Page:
The mini pump could be key to eradicating a scourge in Africa.
You don’t have to wait until after an infection to fight HIV. A technique known as pre-exposure prophylaxis has you taking preemptive medicine on a regular basis, greatly reducing the chances that HIV will take root in the first place. Needless to say, such a treatment could change the world if done well — and the Bill & Melinda Gates Foundation wants to make sure that it’s as easy as possible. They’re investing $140 million in an Intarcia Therapeutics program that will develop an under-the-skin pump implant (you’re looking at it above) that will deliver a steady stream of anti-HIV drugs in 6- or 12-month batches. Instead of having to remember to take medicine every day, you’d only have to top up once or twice a year.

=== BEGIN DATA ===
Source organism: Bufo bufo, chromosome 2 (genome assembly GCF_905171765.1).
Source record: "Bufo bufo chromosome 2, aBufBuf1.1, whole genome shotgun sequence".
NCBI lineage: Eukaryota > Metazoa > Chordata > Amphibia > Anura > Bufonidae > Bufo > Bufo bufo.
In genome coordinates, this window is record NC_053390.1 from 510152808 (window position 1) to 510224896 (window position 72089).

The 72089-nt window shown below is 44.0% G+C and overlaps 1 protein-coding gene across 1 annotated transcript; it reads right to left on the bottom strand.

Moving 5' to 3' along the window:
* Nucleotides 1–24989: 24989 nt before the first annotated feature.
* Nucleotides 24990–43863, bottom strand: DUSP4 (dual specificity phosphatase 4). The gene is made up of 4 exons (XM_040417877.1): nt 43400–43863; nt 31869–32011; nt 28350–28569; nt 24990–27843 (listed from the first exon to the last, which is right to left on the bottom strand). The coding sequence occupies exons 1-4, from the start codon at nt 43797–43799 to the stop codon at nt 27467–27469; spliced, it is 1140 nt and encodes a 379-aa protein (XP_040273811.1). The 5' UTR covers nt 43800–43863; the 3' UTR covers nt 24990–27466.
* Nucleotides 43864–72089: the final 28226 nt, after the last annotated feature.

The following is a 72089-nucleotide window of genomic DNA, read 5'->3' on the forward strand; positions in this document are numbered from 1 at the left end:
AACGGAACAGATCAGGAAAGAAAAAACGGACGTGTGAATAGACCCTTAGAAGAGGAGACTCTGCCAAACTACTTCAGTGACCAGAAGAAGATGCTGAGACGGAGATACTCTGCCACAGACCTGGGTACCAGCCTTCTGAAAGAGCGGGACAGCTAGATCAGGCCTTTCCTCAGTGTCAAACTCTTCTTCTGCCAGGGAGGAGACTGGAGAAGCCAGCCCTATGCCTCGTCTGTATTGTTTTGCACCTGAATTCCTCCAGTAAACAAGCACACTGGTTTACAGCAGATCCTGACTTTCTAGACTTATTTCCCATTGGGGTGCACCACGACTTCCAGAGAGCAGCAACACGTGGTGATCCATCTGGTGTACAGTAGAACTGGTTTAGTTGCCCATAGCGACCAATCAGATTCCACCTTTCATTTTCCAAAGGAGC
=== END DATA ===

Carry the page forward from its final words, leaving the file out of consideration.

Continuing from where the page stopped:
There’s also a variant of the pump targeted at type 2 diabetes. Intarcia started the paperwork on commercial use in November, so you could see it in use relatively soon.
Any practical implementation of the HIV pump is years away. Intarcia still has to settle on a drug to use, and there are regulations and similar hurdles to clear before it’s ready to use. If it’s deployed as promised, though, it could go a long way toward reducing the influence of HIV and AIDS in places like sub-Saharan Africa, where the virus remains a serious problem. Like with many medicines, the biggest challenge is simply getting people to take preventative drugs on a consistent basis — this would make it much less of a hassle. Cost is still a concern (will the medicine be inexpensive enough that wide distribution is practical?), but the technology is at least in place.